Their younger roster makes a difference. Rookie Emmanuel Burriss led their energetic charge in the 13th by stroking a leadoff double to right field off Glendon Rusch (0-2), San Diego's fifth reliever. Lewis squared to bunt on Rusch's first pitch, which was a ball, but swung at the next one and blooped it into left-center field to score Burriss. Lewis moved to second base on the throw home. After Lewis advanced to third on a groundout, Rusch intentionally walked Bengie Molina before Rowand lined an RBI single.
The Padres, whose previous home game resulted in a 22-inning, 2-1 loss to Colorado on April 17, might have been dragging somewhat. The Giants weren't.
"That's one thing I'll say about young players: They just keep pushing," said Giants manager Bruce Bochy, who has a reputation for favoring veterans. "They don't have a tendency to start tiring at the end of the game."
"It also helped that I came in in the eighth inning," a modest Burriss said. "Randy Winn came over to me and told me that in this situation, guys are going to be a little tired; try to take advantage."
Rowand, the Giants' lone significant offseason acquisition, senses a refreshed spirit among his still-new teammates.
"From what guys have said, we didn't fight to win those close games [last year]," Rowand said. "This team doesn't ever quit fighting."
Rowand certainly brought a pugnacious spirit to the plate with him in the 13th.
"You ask any hitter and he'll say the same thing -- you go up there with a little added incentive when somebody's intentionally walked ahead of you," Rowand said.
No Giants hitter battled as much as Molina, who homered off all-time saves leader Trevor Hoffman with one out in the ninth to forge the 1-1 tie. Molina fell behind on the count 0-2, fouled off three pitches and took a ball before planting a Hoffman changeup into the left-field seats an estimated 372 feet away. It was Hoffman's second blown save in six chances.
"You don't see that happen a lot. Hoffman's the best and has been for a long time," Rowand said. "But even the best make a mistake with a pitch sometimes. Hats off to Bengie. You still have to hit it, no matter where it is."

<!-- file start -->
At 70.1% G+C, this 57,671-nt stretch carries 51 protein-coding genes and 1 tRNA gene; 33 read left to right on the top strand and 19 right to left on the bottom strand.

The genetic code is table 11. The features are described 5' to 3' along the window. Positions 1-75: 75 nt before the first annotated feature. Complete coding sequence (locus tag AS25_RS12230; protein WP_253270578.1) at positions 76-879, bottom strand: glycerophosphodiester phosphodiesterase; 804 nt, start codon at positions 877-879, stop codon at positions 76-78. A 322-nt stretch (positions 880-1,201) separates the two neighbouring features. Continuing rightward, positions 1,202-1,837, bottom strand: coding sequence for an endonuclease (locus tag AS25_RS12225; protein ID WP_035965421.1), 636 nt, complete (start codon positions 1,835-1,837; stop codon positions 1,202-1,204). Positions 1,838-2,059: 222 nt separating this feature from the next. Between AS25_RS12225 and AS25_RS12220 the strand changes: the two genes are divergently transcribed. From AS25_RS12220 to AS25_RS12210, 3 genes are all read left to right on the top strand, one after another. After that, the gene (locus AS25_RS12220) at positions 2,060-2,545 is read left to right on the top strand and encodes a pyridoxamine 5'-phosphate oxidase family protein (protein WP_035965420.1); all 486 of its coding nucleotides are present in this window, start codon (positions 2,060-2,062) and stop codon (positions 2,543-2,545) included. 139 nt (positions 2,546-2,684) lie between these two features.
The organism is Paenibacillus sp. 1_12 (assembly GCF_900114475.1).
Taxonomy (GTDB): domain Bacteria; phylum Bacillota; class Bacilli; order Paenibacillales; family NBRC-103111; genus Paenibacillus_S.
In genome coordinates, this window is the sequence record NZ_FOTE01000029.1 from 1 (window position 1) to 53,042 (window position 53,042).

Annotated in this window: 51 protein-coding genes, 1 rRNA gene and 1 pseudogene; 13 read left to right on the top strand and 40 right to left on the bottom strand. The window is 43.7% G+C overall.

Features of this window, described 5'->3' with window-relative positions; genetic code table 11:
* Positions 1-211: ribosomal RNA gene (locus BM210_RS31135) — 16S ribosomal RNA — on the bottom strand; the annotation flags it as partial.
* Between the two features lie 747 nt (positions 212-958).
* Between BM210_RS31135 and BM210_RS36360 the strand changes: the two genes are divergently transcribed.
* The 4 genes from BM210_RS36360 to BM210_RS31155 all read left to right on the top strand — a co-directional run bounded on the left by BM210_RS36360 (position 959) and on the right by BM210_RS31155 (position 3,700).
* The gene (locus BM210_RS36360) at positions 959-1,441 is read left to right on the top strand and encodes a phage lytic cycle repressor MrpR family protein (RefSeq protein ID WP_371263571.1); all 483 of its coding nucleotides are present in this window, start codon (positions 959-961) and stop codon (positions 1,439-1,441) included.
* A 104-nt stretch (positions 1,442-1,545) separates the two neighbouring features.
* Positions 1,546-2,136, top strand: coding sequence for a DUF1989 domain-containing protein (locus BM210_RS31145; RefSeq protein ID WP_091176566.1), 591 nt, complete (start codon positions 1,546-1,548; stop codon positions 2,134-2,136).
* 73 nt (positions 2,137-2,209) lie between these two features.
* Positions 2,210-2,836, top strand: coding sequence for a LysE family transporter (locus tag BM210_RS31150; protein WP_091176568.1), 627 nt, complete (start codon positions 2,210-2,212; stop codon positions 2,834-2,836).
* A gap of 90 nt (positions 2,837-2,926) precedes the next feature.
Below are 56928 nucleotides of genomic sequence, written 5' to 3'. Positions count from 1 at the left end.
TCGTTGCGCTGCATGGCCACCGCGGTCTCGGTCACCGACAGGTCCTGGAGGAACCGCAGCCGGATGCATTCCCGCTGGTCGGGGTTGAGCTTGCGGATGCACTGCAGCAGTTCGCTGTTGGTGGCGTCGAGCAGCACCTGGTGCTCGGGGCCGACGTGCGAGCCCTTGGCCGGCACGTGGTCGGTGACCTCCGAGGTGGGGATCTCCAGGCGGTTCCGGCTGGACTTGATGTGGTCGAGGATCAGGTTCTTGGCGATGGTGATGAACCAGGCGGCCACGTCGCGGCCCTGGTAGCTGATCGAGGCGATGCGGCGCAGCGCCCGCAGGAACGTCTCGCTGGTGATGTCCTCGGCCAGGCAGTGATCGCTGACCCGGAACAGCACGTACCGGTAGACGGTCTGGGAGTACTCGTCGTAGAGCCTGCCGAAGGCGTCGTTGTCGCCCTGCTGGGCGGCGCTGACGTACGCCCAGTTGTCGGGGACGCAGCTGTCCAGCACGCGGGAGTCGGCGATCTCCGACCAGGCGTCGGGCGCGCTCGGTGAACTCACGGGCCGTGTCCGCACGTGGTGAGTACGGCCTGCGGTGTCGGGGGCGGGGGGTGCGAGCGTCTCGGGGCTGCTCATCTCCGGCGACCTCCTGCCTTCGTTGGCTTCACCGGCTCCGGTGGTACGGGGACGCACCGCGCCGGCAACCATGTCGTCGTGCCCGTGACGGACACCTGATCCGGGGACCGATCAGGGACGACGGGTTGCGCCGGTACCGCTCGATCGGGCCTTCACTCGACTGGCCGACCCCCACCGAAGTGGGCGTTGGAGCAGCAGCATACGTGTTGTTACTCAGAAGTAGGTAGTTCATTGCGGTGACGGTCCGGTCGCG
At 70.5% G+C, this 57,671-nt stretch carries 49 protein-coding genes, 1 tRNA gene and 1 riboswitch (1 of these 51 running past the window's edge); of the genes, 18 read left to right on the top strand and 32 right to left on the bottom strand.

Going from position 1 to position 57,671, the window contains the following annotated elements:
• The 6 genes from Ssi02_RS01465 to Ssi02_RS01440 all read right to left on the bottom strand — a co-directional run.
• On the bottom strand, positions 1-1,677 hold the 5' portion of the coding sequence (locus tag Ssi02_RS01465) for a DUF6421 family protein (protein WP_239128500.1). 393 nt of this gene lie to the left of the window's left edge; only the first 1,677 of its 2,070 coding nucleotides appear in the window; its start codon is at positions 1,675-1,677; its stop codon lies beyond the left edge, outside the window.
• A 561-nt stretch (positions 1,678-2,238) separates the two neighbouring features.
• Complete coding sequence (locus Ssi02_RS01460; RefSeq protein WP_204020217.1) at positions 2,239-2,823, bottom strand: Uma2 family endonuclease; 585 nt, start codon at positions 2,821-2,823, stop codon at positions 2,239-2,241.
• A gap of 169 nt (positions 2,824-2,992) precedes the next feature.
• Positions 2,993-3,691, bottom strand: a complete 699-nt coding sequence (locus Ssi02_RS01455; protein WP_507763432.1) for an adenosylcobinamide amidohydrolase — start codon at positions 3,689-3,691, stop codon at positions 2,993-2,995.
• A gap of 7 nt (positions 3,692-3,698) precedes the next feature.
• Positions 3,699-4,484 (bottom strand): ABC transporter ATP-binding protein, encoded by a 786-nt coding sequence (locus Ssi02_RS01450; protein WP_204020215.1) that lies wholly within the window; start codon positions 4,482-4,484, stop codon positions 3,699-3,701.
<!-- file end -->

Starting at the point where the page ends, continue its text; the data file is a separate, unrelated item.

The bullpen also has upgraded the Giants' efforts in late innings and tight situations. Jack Taschner, Tyler Walker, Merkin Valdez and Keiichi Yabu (2-1) combined to blank San Diego for five innings before Wilson twice loaded the bases in the 13th but yielded just one run.
"I like how we're stacking up these days," Walker said. "It's a matter of knowing when you're going to be pitching and knowing the situation. We're in it together. it's a collective unit right now that's pulling for each other."
Every Giant pulls for Matt Cain, who emerged with no decision but at least was spared another luckless defeat by Molina's homer. This was the 17th game since the beginning of last season in which the Giants scored no more than one run for Cain while he was on the mound. As is often the case, Cain pitched well enough to win, surrendering one run and five hits in seven innings.
Molina also denied Greg Maddux his 350th career victory. Maddux allowed four hits in seven innings while walking none and striking out five. He retired the final 11 batters he faced and 13 of the last 14. The Giants moved a runner into scoring position in each of the first four innings against Maddux, but went 0-for-7 at the plate in those instances.
Maddux's 2.80 lifetime ERA against the Giants is the lowest among the eight pitchers who have made at least 50 starts against them since the franchise's inception in 1883.
"It's like trying to hit off a Wiffle-ball machine," Cain said of Maddux. "He makes the ball move so much. I don't know if he's doing the same thing against other teams, but he's so tough for us."
To the Giants, the challenge of solving Maddux can wait for another day. Wednesday's effort still gave them plenty to savor.